Unpopular Opinion: Volvo's New Car Designed Around A Baby Seat Is Silly

by Maria Guido
Originally Published: 

There are so many things that are unrealistic about Volvo’s new car of the future: a ride that replaces the front seat with a swiveling rear-facing baby seat. The most obvious being that eventually you won’t have a baby and might want a seat there. You know, in about a year and a half.

The company just debuted the “Excellence Child Seat Concept” for their 2016 XC90 SUV, and it’s pretty cool. It’s also a little ridiculous, because who the hell can afford to own a car that is totally designed around a baby seat? These people can!

Mom’s thinking, “I just got my hair blown out and it’s totally reasonable for me to be wearing a silk pantsuit out with a newborn.” Dad’s thinking, “Conversation would be nice, but constant eye contact for baby is more important.” This ad cracks me up so much. This is the most civilized family in all of advertising history. They’re also going somewhere that requires both formalwear, and a barefoot baby. Intriguing!

The car offers diaper storage under the seat, and bottles can be kept warm in heated cup holders. What will parents of twins do? Teach the infants to Ro Sham Bo for the prime spot? Shotgun! will become a very popular first phrase. Barring that small detail, and the absurdity of a car that has replaced the front seat with a seat you’ll only use for about 2 years — the car offers something pretty fantastic: relief from the new-parent panic involved in driving an infant around in a rear-facing seat, in a spot in the car that is totally inaccessible to you as the driver. How horrifying is that?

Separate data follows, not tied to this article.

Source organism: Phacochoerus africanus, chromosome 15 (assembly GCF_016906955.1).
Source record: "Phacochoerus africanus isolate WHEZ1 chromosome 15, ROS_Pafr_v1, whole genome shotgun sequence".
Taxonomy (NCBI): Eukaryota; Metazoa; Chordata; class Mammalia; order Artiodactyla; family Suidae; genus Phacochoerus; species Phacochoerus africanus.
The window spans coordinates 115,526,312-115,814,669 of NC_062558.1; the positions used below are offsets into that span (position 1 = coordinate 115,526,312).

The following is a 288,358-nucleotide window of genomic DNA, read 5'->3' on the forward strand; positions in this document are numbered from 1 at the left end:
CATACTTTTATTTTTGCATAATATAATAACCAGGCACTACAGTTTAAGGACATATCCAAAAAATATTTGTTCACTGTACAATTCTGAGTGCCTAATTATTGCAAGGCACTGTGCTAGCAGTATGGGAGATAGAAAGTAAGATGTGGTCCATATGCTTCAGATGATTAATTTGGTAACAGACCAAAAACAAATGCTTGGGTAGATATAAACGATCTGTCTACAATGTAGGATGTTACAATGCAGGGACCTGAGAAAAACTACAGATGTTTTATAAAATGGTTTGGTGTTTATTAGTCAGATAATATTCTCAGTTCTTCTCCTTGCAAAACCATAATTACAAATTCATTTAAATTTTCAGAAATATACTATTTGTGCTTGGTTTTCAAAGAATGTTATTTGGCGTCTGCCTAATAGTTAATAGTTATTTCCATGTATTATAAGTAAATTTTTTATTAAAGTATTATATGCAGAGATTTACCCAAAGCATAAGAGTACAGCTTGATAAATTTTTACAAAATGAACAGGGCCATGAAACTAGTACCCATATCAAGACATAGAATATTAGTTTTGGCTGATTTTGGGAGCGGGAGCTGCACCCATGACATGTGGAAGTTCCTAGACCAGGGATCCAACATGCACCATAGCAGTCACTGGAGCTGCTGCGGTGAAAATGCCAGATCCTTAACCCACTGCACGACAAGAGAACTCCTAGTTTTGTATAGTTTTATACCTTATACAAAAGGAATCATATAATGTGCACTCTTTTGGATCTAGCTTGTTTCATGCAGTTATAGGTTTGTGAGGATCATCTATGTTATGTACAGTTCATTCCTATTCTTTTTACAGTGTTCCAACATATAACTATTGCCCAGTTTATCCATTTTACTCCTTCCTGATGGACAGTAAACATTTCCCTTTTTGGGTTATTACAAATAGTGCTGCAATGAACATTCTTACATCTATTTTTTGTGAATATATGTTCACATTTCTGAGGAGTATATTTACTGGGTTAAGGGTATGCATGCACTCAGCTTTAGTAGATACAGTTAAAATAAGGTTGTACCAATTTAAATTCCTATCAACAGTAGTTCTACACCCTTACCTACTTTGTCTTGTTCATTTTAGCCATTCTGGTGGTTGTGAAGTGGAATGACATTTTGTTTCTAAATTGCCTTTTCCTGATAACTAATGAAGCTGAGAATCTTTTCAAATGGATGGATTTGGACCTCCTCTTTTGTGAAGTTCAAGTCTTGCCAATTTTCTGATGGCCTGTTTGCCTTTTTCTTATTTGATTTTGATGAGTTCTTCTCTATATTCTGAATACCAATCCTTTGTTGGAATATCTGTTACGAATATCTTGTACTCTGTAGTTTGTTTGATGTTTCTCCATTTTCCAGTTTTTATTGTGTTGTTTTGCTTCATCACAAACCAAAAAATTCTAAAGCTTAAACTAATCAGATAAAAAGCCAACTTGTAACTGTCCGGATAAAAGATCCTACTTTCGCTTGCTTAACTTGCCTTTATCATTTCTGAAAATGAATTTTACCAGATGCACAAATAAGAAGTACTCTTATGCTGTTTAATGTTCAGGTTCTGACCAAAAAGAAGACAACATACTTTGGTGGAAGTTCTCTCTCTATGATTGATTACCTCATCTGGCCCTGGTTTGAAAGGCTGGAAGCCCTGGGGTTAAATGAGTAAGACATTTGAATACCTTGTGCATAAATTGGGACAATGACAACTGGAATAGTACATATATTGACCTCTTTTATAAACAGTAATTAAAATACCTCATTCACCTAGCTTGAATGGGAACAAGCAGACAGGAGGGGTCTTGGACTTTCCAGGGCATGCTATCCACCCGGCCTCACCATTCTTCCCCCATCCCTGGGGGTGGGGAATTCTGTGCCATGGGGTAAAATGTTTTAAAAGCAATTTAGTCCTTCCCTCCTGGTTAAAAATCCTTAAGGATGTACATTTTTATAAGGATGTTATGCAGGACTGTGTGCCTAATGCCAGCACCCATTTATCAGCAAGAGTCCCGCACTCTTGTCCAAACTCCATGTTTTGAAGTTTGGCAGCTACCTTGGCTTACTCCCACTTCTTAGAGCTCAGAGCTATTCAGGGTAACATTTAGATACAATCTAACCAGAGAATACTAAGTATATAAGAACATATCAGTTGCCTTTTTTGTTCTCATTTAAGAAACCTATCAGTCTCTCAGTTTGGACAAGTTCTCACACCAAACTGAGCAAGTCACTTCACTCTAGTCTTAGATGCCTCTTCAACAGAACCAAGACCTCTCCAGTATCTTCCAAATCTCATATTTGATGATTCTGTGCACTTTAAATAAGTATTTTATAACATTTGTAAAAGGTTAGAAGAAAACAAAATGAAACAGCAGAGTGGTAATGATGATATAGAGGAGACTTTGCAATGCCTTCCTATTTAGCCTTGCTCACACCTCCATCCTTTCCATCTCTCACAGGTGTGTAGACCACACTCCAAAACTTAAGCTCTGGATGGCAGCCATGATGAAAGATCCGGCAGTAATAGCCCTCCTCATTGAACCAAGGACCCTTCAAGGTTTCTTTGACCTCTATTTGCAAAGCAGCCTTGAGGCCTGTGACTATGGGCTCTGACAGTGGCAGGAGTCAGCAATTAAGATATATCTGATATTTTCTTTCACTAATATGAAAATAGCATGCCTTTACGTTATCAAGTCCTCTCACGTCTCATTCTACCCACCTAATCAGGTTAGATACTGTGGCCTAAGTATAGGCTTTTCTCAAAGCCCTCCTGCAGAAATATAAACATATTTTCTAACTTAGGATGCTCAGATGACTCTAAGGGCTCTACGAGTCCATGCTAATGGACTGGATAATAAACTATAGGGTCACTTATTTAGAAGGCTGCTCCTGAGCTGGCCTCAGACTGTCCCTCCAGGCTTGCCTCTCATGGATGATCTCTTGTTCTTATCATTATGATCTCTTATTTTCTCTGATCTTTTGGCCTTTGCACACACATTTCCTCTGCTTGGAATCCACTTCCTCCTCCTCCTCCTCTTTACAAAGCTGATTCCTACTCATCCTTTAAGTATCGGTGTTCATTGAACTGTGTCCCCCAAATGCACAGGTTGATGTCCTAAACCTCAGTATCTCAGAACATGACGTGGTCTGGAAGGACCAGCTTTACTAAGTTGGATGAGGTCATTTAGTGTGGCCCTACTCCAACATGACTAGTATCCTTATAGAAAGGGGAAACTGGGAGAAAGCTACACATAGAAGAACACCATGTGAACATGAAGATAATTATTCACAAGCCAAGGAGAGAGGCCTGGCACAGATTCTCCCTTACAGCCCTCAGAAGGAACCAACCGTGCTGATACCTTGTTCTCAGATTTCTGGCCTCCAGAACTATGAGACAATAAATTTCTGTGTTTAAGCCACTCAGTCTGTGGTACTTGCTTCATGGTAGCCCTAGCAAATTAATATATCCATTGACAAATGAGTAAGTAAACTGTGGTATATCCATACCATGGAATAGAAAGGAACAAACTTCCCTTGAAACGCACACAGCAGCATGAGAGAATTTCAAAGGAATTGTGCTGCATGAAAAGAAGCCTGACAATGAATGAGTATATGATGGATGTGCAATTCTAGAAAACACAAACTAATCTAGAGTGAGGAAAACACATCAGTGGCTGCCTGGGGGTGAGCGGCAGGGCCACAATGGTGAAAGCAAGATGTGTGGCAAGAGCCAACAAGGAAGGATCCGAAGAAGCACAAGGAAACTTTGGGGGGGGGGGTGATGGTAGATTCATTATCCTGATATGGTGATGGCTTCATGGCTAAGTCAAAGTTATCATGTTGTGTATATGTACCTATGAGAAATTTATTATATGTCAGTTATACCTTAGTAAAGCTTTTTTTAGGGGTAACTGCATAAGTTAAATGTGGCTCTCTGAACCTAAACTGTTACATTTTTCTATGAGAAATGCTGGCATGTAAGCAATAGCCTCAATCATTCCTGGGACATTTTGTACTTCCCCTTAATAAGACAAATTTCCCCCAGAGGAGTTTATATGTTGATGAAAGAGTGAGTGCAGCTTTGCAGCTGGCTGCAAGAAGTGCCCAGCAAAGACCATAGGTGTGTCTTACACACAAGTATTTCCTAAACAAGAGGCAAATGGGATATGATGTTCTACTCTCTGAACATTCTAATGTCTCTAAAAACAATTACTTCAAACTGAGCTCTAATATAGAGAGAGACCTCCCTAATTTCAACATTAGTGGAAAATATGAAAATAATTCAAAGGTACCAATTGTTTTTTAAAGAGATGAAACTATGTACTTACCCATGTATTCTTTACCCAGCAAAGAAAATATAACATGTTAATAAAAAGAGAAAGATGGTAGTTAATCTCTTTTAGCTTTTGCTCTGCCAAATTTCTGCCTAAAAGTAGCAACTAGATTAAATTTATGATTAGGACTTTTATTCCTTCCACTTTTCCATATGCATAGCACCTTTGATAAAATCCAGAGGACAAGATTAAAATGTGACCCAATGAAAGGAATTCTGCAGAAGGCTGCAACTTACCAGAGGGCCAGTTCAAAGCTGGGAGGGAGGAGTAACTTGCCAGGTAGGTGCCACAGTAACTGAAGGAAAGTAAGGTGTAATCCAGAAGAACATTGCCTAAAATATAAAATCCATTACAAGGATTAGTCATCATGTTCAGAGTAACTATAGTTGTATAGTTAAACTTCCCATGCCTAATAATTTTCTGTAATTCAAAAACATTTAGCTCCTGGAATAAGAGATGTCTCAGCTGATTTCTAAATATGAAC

I can’t be the only one who stopped several times the first time I took my infant on a ride alone to make sure he was breathing, can I? Everyone does that, right? So maybe if I’d had a ton of cash burning a hole in my pocket when my child was an infant, I would’ve bought this car and fiddled around with it for a couple years, giving my child the benefit of constant eye contact and myself the benefit of not constantly thinking my child was in distress in the backseat. Who knows. According to Volvo, “from a safety perspective there is no difference between the rear seat or front seat, given that the airbag is disconnected.”

Volvo’s new design is just a concept car for now, but there’s bound to be some takers out there if it ever actually comes on the market.

This article was originally published on